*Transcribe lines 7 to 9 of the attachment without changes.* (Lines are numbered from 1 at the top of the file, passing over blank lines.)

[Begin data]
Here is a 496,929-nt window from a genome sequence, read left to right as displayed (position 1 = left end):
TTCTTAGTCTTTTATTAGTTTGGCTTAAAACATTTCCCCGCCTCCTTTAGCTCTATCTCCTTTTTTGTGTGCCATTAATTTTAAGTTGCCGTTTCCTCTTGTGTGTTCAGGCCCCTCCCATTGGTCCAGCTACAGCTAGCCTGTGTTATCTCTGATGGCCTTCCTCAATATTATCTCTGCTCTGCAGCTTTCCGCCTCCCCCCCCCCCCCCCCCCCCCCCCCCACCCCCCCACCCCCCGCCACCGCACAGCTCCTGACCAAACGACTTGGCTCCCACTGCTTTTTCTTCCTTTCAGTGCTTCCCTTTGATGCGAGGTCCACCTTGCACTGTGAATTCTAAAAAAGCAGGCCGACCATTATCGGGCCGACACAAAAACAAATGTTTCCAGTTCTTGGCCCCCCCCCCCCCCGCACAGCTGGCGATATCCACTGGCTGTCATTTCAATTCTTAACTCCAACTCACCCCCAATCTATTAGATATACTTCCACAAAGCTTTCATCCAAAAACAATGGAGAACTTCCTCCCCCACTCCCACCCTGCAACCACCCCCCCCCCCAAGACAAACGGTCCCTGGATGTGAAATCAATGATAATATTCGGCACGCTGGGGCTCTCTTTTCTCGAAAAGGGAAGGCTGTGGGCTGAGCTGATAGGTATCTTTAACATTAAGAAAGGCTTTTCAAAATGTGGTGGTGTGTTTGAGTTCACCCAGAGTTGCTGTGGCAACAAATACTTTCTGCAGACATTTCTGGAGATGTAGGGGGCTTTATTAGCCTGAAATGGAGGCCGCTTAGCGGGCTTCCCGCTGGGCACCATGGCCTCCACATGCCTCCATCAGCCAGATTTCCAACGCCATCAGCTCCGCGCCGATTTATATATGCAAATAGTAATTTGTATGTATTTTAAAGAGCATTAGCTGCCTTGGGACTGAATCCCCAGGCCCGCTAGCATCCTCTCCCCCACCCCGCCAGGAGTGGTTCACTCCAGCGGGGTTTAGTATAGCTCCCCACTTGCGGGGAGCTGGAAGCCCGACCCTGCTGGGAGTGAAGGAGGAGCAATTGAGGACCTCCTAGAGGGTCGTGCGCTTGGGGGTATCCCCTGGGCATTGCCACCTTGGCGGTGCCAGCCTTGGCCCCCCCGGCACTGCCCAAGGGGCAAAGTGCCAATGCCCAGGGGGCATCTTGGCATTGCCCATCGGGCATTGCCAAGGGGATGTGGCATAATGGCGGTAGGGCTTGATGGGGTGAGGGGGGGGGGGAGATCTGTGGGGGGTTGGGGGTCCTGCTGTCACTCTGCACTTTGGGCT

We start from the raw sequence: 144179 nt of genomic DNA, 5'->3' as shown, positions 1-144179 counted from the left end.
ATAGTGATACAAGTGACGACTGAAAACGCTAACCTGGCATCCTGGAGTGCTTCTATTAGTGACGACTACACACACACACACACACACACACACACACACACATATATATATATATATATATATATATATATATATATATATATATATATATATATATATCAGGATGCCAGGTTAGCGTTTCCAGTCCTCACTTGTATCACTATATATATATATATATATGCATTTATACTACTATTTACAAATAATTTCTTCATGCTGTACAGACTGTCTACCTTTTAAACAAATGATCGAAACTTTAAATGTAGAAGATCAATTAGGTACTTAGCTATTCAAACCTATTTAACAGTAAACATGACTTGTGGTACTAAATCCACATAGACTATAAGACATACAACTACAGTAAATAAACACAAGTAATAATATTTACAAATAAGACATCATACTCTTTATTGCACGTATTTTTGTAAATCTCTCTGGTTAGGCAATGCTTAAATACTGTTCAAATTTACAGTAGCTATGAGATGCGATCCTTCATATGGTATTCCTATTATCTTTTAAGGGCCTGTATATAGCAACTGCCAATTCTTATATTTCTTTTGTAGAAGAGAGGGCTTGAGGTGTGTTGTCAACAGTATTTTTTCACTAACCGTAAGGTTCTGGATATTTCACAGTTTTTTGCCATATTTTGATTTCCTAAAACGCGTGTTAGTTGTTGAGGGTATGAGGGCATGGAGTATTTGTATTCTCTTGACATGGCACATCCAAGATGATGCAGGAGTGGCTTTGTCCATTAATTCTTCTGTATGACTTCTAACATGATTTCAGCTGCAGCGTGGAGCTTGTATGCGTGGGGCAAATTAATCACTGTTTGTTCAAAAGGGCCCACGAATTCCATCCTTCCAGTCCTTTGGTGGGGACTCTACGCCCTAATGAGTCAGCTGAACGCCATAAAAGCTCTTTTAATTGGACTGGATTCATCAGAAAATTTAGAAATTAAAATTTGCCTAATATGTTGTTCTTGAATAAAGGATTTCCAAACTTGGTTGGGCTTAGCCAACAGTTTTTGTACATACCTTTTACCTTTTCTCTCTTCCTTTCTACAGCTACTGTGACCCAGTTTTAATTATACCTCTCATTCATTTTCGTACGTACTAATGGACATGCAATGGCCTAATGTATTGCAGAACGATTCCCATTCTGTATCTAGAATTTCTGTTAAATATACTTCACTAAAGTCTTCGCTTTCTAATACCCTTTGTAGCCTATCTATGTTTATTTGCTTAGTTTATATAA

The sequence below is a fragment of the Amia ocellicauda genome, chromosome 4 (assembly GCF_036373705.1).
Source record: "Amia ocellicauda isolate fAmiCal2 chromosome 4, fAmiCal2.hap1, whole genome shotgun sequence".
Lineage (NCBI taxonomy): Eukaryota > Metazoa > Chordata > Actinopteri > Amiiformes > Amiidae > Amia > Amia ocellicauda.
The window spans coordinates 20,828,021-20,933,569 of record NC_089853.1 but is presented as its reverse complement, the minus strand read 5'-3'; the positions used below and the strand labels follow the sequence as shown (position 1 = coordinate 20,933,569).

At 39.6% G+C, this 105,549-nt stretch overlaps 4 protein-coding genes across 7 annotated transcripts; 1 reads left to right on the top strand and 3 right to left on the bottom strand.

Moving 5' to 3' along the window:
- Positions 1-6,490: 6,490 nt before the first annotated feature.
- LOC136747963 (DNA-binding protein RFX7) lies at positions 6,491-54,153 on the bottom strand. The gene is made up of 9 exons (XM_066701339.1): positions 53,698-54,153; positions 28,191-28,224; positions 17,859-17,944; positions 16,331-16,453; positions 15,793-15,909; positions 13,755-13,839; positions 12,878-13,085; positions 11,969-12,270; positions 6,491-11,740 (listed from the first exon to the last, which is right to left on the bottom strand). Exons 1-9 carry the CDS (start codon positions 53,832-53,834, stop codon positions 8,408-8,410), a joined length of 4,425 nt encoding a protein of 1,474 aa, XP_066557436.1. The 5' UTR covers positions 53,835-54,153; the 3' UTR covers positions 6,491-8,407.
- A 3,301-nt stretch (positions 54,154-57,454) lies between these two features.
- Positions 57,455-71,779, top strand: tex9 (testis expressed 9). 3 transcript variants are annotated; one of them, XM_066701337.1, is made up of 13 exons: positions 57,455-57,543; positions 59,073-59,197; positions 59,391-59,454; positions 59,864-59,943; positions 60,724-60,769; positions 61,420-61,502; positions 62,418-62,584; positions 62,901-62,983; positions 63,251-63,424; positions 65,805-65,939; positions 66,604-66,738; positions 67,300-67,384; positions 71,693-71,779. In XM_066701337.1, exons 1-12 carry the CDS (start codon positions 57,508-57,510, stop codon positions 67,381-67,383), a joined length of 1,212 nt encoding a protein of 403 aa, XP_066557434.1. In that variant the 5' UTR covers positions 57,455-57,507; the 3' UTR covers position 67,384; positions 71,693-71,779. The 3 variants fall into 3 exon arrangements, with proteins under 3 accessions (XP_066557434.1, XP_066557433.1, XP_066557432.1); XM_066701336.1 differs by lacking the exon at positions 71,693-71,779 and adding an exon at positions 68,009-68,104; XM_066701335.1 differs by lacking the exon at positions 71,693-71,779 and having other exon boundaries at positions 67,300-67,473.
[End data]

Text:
Lineage (NCBI taxonomy): Eukaryota > Metazoa > Chordata > Actinopteri > Amiiformes > Amiidae > Amia > Amia ocellicauda.
The window spans coordinates 20,828,021-20,933,569 of record NC_089853.1 but is presented as its reverse complement, the minus strand read 5'-3'; the positions used below and the strand labels follow the sequence as shown (position 1 = coordinate 20,933,569).

At 39.6% G+C, this 105,549-nt stretch overlaps 4 protein-coding genes across 7 annotated transcripts; 1 reads left to right on the top strand and 3 right to left on the bottom strand.